JTI has been working with cash and carry operators to advise retailers on how to maximise their tobacco profits and to make shopping in tobacco rooms as efficient as possible. The advice has been in the form of seminars for retail club members, and the next event will be held at the end of the month for members of BA Cash & Carry's retail club in South Wales.

Zahier Ahmed, director of BA's Cardiff depot, says he welcomed the idea to hold a seminar when it was suggested by JTI's business development manager Spencer Marshall. He says: "Tobacco is very important to our business. It accounts for almost half our sales and it is the biggest seller for many of our customers.

"I thought it would be good to give the retailers an opportunity to see what the wider market is doing from the supplier's point of view. Also I wanted to inform our retailers about plans for the dark market."

Marshall says the idea for the seminar came from BA's fellow Landmark Wholesale member, CJ Lang in Scotland. "They had arranged some seminars for their retailers and I could see how well they worked for them, so I decided to see if we could offer something similar."

The first seminar was run in June, in partnership with two other suppliers, for members of Harrow-based Premier Wholesale's am2pm retail club. Each supplier gave a presentation on its category and feedback after the event showed all the retailers who attended found it useful.

The BA seminar, arranged with JTI in conjunction with Britvic and Walkers, is planned to go ahead at the end of the month, at Cardiff City's stadium, and all 120 members of BA's retail club will be invited.

In addition to briefing the retailers about current legislation, the JTI presentation will look at recent changes in the tobacco trade, such as the rise in sales of value brands.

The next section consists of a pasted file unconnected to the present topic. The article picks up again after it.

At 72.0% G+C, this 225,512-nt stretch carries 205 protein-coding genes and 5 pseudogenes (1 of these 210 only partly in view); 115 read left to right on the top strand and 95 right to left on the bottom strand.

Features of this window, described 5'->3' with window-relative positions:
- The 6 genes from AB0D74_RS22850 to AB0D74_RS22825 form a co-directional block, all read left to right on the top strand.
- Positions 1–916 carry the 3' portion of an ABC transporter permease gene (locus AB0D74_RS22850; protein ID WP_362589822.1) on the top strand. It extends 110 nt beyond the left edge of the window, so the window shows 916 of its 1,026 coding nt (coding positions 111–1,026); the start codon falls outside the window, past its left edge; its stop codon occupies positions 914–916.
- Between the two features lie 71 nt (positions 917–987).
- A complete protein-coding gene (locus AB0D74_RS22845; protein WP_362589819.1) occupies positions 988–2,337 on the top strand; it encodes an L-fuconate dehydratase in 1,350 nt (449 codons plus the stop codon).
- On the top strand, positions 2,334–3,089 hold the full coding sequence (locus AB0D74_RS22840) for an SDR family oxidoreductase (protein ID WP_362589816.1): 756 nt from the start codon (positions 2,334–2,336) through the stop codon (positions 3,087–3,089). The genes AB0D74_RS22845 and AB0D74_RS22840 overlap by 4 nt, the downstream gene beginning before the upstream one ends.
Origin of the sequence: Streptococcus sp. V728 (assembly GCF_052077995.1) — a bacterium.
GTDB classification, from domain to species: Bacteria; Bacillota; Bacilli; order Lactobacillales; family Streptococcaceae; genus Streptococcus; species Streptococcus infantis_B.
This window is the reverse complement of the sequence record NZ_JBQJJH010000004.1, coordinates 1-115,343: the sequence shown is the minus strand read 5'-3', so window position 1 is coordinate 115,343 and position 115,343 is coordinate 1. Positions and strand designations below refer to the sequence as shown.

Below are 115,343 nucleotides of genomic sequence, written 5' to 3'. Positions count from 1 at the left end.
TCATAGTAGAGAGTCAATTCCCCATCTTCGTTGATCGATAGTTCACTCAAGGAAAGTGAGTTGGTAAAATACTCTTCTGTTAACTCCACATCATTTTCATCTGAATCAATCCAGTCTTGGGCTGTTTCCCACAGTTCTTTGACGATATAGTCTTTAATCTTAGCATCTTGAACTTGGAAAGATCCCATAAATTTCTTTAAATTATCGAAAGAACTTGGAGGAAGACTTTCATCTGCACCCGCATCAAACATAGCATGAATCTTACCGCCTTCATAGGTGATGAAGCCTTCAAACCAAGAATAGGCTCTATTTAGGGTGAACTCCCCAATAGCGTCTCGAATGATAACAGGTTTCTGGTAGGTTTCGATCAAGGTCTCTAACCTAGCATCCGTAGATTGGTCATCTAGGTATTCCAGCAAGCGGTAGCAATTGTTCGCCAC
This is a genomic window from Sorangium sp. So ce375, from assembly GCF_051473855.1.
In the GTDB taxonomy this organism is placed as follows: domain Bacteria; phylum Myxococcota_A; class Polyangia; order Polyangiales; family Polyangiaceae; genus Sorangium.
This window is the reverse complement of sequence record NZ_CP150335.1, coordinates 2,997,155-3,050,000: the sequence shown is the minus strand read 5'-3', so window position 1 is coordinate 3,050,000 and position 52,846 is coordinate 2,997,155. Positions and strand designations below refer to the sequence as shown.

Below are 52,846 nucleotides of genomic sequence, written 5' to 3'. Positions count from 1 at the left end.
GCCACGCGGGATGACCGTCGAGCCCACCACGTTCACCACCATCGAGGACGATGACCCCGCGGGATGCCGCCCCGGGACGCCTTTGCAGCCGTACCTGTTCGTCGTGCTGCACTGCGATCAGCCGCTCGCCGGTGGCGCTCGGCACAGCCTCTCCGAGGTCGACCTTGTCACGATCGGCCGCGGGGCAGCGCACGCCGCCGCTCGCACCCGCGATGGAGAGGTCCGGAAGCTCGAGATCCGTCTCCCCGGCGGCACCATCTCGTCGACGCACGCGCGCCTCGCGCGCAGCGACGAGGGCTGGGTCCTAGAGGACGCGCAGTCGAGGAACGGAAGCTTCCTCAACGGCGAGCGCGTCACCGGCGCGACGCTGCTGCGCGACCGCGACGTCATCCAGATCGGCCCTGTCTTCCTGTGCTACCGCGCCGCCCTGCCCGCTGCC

Earlier this year Ahmed asked JTI to do a re-lay of the tobacco room at Cardiff to reflect the growth in demand for value brands.

Marshall explains: "It moved from being laid out by supplier to a category layout. We gave more space to value brands, but premium brands were placed nearer to the counter because we wanted to raise awareness of the profits in them for retailers. There has been significant growth in value brands they have risen from a very low base to 20% of the market in around 18 months but it is important that retailers do not lose sight of the importance of premium brands."
Karsan Patel Price Down Stores, Penarth 

"We are in a residential area so there are a lot of local customers who are regulars. Tobacco is a very important part of the business but I know from what my customers are saying that smuggling is quite a big problem. I don't think the display ban will stop anyone smoking. If they want to smoke they'll smoke anyway and banning displays will not help anyone. It will hit my business though because if it's not displayed people won't ask for it." 

Steve Patel Glenwood Stores, Cardiff 

"Tobacco is very important to my business, not just because of tobacco sales but because customers buy other things at the same time. If I didn't have it, business would go down a lot. I think the plans for a display ban are a load of rubbish. They won't make any difference to smoking but they will make our job much harder. When we are looking down for the stock, or someone is asking for a price, it will be much easier for shoplifters. All it will do is help bootleggers. They already sell openly in the pubs. I think the idea of holding the seminar is good because we need to know what is being planned." 

Vinay Bir Village News, Rumney 
"We have a lot of local customers and you have a good idea what they are going to buy as soon as they walk in the shop. "I've just started coming to BA. I like it because it has good prices and a wide selection, and the staff are very helpful. "I think that having the seminars is a good idea because we need information about the proposals for the tobacco display ban, what it means for us and how to deal with it. Sales of rolling tobacco were growing strongly but they have fallen off of late. I know why, but I don't like to say."